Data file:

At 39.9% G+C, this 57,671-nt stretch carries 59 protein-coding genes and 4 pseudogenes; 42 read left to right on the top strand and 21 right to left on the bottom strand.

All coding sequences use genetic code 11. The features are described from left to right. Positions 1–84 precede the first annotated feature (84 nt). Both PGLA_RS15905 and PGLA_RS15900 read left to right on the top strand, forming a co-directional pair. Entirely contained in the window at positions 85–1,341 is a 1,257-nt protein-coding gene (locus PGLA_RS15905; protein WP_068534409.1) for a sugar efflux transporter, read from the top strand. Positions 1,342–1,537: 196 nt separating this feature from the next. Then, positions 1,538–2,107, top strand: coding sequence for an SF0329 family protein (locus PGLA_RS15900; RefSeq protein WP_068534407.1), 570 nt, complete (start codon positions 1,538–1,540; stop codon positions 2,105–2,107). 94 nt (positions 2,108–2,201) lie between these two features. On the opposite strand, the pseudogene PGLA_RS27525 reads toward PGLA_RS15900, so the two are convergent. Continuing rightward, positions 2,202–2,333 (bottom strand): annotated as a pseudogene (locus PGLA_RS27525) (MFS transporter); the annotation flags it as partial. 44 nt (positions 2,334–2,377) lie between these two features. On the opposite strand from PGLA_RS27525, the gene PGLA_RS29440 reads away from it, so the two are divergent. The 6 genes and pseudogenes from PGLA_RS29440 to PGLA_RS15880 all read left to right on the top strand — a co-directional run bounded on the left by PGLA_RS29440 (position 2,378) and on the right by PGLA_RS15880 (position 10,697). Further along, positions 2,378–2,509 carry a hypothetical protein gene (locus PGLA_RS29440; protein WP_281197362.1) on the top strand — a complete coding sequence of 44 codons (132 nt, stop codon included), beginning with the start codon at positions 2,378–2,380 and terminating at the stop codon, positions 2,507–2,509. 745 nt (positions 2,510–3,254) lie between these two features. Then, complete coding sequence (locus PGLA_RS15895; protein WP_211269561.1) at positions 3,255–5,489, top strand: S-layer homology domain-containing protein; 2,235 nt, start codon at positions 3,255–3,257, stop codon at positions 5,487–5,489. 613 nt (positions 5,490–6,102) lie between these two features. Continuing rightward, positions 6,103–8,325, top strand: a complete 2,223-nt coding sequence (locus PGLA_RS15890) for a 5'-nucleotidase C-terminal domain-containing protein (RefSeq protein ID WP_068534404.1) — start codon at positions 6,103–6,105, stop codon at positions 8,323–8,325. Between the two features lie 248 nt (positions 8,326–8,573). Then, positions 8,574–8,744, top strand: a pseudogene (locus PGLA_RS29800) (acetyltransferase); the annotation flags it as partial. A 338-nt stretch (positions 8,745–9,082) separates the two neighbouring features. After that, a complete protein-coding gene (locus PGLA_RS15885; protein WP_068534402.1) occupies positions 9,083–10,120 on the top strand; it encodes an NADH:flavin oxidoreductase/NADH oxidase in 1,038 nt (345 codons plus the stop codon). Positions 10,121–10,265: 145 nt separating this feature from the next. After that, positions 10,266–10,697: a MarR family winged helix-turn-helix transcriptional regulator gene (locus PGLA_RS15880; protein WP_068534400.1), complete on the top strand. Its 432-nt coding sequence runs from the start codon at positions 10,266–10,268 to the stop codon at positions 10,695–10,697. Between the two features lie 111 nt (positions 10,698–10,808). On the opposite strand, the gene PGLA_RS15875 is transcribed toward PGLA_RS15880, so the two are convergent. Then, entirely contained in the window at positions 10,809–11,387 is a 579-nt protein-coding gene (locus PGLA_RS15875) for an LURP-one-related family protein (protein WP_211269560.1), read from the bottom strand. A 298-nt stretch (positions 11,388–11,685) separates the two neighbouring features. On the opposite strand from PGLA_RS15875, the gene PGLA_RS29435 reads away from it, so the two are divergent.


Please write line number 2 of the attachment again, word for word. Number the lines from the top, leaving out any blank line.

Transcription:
All coding sequences use genetic code 11. The features are described from left to right. Positions 1–84 precede the first annotated feature (84 nt). Both PGLA_RS15905 and PGLA_RS15900 read left to right on the top strand, forming a co-directional pair. Entirely contained in the window at positions 85–1,341 is a 1,257-nt protein-coding gene (locus PGLA_RS15905; protein WP_068534409.1) for a sugar efflux transporter, read from the top strand. Positions 1,342–1,537: 196 nt separating this feature from the next. Then, positions 1,538–2,107, top strand: coding sequence for an SF0329 family protein (locus PGLA_RS15900; RefSeq protein WP_068534407.1), 570 nt, complete (start codon positions 1,538–1,540; stop codon positions 2,105–2,107). 94 nt (positions 2,108–2,201) lie between these two features. On the opposite strand, the pseudogene PGLA_RS27525 reads toward PGLA_RS15900, so the two are convergent. Continuing rightward, positions 2,202–2,333 (bottom strand): annotated as a pseudogene (locus PGLA_RS27525) (MFS transporter); the annotation flags it as partial. 44 nt (positions 2,334–2,377) lie between these two features. On the opposite strand from PGLA_RS27525, the gene PGLA_RS29440 reads away from it, so the two are divergent. The 6 genes and pseudogenes from PGLA_RS29440 to PGLA_RS15880 all read left to right on the top strand — a co-directional run bounded on the left by PGLA_RS29440 (position 2,378) and on the right by PGLA_RS15880 (position 10,697). Further along, positions 2,378–2,509 carry a hypothetical protein gene (locus PGLA_RS29440; protein WP_281197362.1) on the top strand — a complete coding sequence of 44 codons (132 nt, stop codon included), beginning with the start codon at positions 2,378–2,380 and terminating at the stop codon, positions 2,507–2,509. 745 nt (positions 2,510–3,254) lie between these two features. Then, complete coding sequence (locus PGLA_RS15895; protein WP_211269561.1) at positions 3,255–5,489, top strand: S-layer homology domain-containing protein; 2,235 nt, start codon at positions 3,255–3,257, stop codon at positions 5,487–5,489. 613 nt (positions 5,490–6,102) lie between these two features. Continuing rightward, positions 6,103–8,325, top strand: a complete 2,223-nt coding sequence (locus PGLA_RS15890) for a 5'-nucleotidase C-terminal domain-containing protein (RefSeq protein ID WP_068534404.1) — start codon at positions 6,103–6,105, stop codon at positions 8,323–8,325. Between the two features lie 248 nt (positions 8,326–8,573). Then, positions 8,574–8,744, top strand: a pseudogene (locus PGLA_RS29800) (acetyltransferase); the annotation flags it as partial. A 338-nt stretch (positions 8,745–9,082) separates the two neighbouring features. After that, a complete protein-coding gene (locus PGLA_RS15885; protein WP_068534402.1) occupies positions 9,083–10,120 on the top strand; it encodes an NADH:flavin oxidoreductase/NADH oxidase in 1,038 nt (345 codons plus the stop codon). Positions 10,121–10,265: 145 nt separating this feature from the next. After that, positions 10,266–10,697: a MarR family winged helix-turn-helix transcriptional regulator gene (locus PGLA_RS15880; protein WP_068534400.1), complete on the top strand. Its 432-nt coding sequence runs from the start codon at positions 10,266–10,268 to the stop codon at positions 10,695–10,697. Between the two features lie 111 nt (positions 10,698–10,808). On the opposite strand, the gene PGLA_RS15875 is transcribed toward PGLA_RS15880, so the two are convergent. Then, entirely contained in the window at positions 10,809–11,387 is a 579-nt protein-coding gene (locus PGLA_RS15875) for an LURP-one-related family protein (protein WP_211269560.1), read from the bottom strand. A 298-nt stretch (positions 11,388–11,685) separates the two neighbouring features. On the opposite strand from PGLA_RS15875, the gene PGLA_RS29435 reads away from it, so the two are divergent.